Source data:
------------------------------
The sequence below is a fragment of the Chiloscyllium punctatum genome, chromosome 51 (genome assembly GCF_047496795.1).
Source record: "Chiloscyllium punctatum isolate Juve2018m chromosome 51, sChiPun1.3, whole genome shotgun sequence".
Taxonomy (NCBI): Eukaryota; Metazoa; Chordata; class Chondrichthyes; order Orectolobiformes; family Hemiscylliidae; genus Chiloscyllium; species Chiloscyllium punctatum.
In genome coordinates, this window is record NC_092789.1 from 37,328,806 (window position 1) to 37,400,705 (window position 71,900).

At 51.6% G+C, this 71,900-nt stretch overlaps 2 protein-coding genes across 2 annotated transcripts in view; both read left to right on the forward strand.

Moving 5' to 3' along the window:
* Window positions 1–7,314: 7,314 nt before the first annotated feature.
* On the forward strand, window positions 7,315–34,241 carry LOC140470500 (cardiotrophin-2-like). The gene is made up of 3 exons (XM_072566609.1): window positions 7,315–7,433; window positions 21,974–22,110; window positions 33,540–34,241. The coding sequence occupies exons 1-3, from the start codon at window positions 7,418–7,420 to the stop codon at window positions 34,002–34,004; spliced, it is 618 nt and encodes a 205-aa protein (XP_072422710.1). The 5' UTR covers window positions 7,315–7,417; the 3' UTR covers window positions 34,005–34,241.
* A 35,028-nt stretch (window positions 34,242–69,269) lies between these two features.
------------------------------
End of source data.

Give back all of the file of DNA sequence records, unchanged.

The sequence below is a fragment of the Chiloscyllium punctatum genome, chromosome 51 (genome assembly GCF_047496795.1).
Source record: "Chiloscyllium punctatum isolate Juve2018m chromosome 51, sChiPun1.3, whole genome shotgun sequence".
Taxonomy (NCBI): Eukaryota; Metazoa; Chordata; class Chondrichthyes; order Orectolobiformes; family Hemiscylliidae; genus Chiloscyllium; species Chiloscyllium punctatum.
In genome coordinates, this window is record NC_092789.1 from 37,328,806 (window position 1) to 37,400,705 (window position 71,900).

At 51.6% G+C, this 71,900-nt stretch overlaps 2 protein-coding genes across 2 annotated transcripts in view; both read left to right on the forward strand.

Moving 5' to 3' along the window:
* Window positions 1–7,314: 7,314 nt before the first annotated feature.
* On the forward strand, window positions 7,315–34,241 carry LOC140470500 (cardiotrophin-2-like). The gene is made up of 3 exons (XM_072566609.1): window positions 7,315–7,433; window positions 21,974–22,110; window positions 33,540–34,241. The coding sequence occupies exons 1-3, from the start codon at window positions 7,418–7,420 to the stop codon at window positions 34,002–34,004; spliced, it is 618 nt and encodes a 205-aa protein (XP_072422710.1). The 5' UTR covers window positions 7,315–7,417; the 3' UTR covers window positions 34,005–34,241.
* A 35,028-nt stretch (window positions 34,242–69,269) lies between these two features.